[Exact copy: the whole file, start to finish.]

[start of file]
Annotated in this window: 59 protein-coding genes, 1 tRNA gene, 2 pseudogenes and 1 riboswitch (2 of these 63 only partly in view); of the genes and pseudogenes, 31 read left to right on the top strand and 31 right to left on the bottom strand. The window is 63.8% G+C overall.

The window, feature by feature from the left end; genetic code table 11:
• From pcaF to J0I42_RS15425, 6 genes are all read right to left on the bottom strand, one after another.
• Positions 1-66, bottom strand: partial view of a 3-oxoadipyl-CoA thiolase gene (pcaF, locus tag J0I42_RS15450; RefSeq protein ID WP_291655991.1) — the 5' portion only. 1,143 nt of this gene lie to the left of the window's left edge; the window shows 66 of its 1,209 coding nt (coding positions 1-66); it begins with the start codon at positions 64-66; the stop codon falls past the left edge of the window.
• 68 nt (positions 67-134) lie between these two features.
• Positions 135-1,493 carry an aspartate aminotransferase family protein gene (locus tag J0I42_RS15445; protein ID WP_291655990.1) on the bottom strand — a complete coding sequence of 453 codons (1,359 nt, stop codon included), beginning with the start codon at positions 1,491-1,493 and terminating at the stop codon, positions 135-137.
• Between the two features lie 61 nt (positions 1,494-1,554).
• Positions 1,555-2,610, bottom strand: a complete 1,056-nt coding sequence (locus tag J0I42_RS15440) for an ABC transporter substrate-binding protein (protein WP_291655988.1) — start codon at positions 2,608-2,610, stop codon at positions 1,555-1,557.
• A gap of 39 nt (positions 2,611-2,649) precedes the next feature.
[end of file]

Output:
Annotated in this window: 59 protein-coding genes, 1 tRNA gene, 2 pseudogenes and 1 riboswitch (2 of these 63 only partly in view); of the genes and pseudogenes, 31 read left to right on the top strand and 31 right to left on the bottom strand. The window is 63.8% G+C overall.

The window, feature by feature from the left end; genetic code table 11:
• From pcaF to J0I42_RS15425, 6 genes are all read right to left on the bottom strand, one after another.
• Positions 1-66, bottom strand: partial view of a 3-oxoadipyl-CoA thiolase gene (pcaF, locus tag J0I42_RS15450; RefSeq protein ID WP_291655991.1) — the 5' portion only. 1,143 nt of this gene lie to the left of the window's left edge; the window shows 66 of its 1,209 coding nt (coding positions 1-66); it begins with the start codon at positions 64-66; the stop codon falls past the left edge of the window.
• 68 nt (positions 67-134) lie between these two features.
• Positions 135-1,493 carry an aspartate aminotransferase family protein gene (locus tag J0I42_RS15445; protein ID WP_291655990.1) on the bottom strand — a complete coding sequence of 453 codons (1,359 nt, stop codon included), beginning with the start codon at positions 1,491-1,493 and terminating at the stop codon, positions 135-137.
• Between the two features lie 61 nt (positions 1,494-1,554).
• Positions 1,555-2,610, bottom strand: a complete 1,056-nt coding sequence (locus tag J0I42_RS15440) for an ABC transporter substrate-binding protein (protein WP_291655988.1) — start codon at positions 2,608-2,610, stop codon at positions 1,555-1,557.
• A gap of 39 nt (positions 2,611-2,649) precedes the next feature.